Appropriating aquarium atmospheres: immersive design strategies in translation
Paper short abstract:
Public aquariums draw on design strategies that create specific and globally dispersed atmospheres of immersion. The paper explores the continuation and disruption of these pre-existing frameworks through the media practices of aquarium visitors.
Paper long abstract:
Aquariums are central sites of education about aquatic habitats and global biodiversity and a rapidly growing multi-billion dollar business. Their success is in large part a result of sensory and affective politics and of design techniques that need to cater to animal needs and leave visitors feeling immersed in multi-sensory representations of local habitats and ecological zones. Through the evocation of an immediate and intimate presence of various (sub) aquatic locales, visitors are attuned to local ecosystems through a sensory meshwork of water in all speeds and qualities, fresh and salty, plants, soundscapes, materials, changing temperatures, carefully designed lighting, moisture, music, children's excited voices and multiply layered narrations of the sensational behind the glass. In this paper, I turn to aquarium vistiors' appropriation of these atmospheres as they are articualted in their media practices: amateur filming and photography that is available online. By doing so, I explore how visitors appropriate, support and resist the atmospheric narratives of these places. Special attention will be paid to the use of sound and music as a way of rescripting and re-representing the experience of a visit to an accustically staged touristic encounter..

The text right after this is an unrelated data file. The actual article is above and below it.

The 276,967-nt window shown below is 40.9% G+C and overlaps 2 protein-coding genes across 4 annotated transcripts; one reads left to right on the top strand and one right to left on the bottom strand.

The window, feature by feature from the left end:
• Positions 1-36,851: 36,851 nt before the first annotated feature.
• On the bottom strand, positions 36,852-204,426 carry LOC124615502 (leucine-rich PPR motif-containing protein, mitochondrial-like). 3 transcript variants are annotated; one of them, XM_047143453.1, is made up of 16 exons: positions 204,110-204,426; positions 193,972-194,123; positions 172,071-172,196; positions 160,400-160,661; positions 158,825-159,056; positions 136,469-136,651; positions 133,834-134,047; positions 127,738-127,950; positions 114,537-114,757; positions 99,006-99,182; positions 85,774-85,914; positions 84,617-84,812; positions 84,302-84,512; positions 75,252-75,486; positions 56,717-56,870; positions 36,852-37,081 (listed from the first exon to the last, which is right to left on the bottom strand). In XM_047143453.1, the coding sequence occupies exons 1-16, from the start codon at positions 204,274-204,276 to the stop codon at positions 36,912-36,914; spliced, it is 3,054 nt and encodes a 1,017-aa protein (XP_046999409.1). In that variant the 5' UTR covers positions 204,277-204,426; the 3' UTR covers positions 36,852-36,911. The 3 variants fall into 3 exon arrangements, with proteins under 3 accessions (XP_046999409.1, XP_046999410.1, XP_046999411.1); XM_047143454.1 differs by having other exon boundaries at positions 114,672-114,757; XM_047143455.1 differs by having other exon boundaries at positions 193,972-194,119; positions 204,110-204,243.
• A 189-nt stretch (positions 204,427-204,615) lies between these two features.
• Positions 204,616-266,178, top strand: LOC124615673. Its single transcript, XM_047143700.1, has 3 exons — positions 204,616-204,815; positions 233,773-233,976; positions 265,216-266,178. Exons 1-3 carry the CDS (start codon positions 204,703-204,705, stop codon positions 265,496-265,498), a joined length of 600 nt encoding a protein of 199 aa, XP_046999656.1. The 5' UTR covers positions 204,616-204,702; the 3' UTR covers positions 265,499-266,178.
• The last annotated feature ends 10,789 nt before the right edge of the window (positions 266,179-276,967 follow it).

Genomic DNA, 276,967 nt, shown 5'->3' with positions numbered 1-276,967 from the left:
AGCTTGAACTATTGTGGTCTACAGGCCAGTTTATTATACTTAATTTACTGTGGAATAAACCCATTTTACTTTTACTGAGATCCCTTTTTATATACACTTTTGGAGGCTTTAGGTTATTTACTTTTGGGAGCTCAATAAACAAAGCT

Exploring 'atmospheres': an anthropological approach?